Corroded exhaust pipes can be bothersome so in order to curb this, you can coat the pipe with a spray lubricant. Be careful while doing the job, especially at the rear part of the pipe; rub it well and make sure that you have lubed all areas of the component to stop moisture from forming.
Remove the battery
Extended storage of your motorcycle means you have to remove its battery as well. Even when your ride is switched off, it can still empty the battery of its juice. Take away the battery and clean and lube the terminals as well.
During the winter period you could opt for a drip battery charger in order to keep your battery healthy and always full. Batteries don’t like to be completely empty and should be avoided at all times.
Wash it up before storing
Proper prep work for winter storage also includes the act of washing and waxing your bike. Following the rinse, dry your motorcycle out completely before lubing it once more. Once it’s completely dried, spray it with the spray lubricant, particularly on the bike’s metal parts.
Lube the frame, rims and the chain but leave the tires’ brake systems be.
Take care of the mufflers too
Mist the mufflers with the spray lubricant since it can rust as well. Pay attention to the drain holes and the muffler’s ends. Attach a plastic bag gently into every muffler opening’s ends so moisture won’t get trapped in there. After this, you can now cover every muffler with a plastic bag so moisture and insects won’t stay on it.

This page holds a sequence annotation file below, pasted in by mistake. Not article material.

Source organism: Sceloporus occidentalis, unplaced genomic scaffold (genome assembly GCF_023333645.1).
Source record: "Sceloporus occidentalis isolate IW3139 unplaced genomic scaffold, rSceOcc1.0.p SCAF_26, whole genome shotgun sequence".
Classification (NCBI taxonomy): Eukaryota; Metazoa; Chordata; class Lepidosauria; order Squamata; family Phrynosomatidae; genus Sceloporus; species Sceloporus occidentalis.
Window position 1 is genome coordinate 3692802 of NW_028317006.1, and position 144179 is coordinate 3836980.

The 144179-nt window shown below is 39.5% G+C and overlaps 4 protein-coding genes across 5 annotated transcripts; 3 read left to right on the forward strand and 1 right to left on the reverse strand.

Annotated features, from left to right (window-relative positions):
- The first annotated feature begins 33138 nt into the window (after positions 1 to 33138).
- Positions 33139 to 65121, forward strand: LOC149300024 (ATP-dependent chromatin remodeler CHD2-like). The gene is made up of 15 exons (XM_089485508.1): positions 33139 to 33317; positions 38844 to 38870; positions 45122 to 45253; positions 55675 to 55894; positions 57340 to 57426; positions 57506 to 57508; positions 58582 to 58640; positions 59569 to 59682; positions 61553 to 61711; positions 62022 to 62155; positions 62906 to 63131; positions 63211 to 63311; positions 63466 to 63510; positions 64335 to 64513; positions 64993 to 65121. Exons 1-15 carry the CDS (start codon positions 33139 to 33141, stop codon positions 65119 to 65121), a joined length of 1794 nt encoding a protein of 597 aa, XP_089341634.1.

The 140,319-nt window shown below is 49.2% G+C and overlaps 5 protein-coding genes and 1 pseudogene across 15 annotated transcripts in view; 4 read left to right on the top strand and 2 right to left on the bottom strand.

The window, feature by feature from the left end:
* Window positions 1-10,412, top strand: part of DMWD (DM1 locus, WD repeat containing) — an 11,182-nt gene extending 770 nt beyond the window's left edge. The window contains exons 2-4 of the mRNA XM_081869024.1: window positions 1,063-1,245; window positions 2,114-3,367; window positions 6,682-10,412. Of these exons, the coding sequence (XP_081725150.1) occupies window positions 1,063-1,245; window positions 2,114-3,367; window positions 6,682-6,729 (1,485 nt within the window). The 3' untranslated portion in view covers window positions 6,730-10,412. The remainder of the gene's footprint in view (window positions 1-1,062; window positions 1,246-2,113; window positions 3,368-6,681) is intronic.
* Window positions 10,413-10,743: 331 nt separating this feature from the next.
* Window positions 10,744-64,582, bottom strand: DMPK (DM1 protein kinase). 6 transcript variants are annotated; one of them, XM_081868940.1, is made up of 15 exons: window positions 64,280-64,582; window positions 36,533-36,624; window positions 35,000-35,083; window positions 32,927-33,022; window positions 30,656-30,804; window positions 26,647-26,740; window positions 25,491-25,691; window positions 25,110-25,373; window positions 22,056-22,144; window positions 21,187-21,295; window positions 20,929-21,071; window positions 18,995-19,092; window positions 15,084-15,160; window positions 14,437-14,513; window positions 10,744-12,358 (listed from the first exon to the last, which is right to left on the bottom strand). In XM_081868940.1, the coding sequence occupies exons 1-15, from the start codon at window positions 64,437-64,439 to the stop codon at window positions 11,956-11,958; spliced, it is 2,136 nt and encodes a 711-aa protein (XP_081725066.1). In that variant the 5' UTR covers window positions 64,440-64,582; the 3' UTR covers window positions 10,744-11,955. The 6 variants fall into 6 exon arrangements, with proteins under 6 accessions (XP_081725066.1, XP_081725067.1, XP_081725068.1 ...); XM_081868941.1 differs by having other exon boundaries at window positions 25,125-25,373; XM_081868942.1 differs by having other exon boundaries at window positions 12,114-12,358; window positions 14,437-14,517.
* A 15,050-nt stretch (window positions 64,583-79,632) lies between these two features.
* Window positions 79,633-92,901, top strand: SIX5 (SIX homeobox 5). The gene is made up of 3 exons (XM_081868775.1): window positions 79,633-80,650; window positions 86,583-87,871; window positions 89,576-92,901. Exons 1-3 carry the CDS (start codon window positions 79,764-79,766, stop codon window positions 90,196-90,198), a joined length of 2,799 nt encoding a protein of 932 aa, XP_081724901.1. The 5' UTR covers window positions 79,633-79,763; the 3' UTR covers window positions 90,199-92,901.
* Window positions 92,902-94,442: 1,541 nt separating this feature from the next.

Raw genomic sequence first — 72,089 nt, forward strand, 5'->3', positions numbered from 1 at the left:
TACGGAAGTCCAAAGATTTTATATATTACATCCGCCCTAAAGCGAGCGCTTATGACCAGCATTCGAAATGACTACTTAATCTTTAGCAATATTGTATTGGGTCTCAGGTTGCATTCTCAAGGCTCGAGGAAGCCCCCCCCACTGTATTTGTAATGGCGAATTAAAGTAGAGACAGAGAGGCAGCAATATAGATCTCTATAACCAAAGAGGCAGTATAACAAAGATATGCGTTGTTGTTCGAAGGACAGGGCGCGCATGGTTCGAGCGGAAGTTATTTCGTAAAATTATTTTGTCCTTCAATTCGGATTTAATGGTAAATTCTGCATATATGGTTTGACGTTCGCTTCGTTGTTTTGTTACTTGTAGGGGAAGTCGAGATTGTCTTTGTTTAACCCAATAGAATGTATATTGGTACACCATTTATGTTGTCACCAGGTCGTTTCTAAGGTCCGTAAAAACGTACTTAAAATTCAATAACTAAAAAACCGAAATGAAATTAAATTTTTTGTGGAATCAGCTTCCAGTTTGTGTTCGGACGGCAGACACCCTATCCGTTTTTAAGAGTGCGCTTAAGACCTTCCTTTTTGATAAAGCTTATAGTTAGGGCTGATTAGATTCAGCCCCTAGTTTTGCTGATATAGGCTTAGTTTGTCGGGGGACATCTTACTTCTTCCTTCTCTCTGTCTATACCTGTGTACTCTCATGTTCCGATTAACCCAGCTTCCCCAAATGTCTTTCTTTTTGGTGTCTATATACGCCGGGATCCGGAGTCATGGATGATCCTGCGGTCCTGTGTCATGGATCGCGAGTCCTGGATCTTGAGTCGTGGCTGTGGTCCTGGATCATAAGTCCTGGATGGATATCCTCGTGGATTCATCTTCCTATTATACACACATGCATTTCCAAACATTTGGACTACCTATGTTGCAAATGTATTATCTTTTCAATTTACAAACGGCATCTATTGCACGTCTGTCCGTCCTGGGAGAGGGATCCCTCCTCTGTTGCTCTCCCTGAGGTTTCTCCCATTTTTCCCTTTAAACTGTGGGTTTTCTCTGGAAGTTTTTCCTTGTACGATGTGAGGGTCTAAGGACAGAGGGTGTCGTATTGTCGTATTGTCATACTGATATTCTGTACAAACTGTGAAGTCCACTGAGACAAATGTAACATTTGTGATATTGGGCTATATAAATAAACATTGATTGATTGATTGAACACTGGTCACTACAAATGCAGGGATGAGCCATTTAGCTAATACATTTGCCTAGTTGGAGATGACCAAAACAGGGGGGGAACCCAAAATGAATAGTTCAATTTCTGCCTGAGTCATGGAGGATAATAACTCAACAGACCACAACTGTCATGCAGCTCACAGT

Check the tires for air
With your air pressure gauge on hand, inspect your ride’s front and rear tires with it. Take good notice if the tires are inflated as it should be to its full recommended pressure. To help keep the tires’ rubber away from the cold floor, you can put a half-inch piece of woodboard or cardboard under the tires.
If you have the time and space, you could move your bike half a yard each month in order not to have the same spot of the tired on the floor. If you leave your bike the whole winter in the same spot, you might get a flat section in the tire which is difficult to get rid off.
Get the motorcycle in position
Locate a prime spot for the motorcycle; it must be kept away from direct sunlight or windows. You can also avail of stands if you want to keep your motorcycle away from freezing concrete or any place that will get cold. Once you positioned your ride in its rightful hiding place, it is now time to cover it up.
Make sure that you invest on a good cover for your ride. Plain sheets or an old tarp just won’t cut it if you still want your motorcycle in prime condition come spring or summer. Sheets can take in moisture and with this, corrosion can develop from the metal parts of the motorbike.
A tarp can hinder the damp from getting inside but it can also hinder it from leaving. Corrosion can set in and destroy not only your ride’s appearance but its crucial parts as well. An excellent motorbike cover is produced from a permeable material that can resist mildew growth.
Riding a bike in the dead of winter may not be impossible, but it sure is dangerous so the best thing to do is store your motorcycle properly, wait the season out, and get on the road with your bike good as new.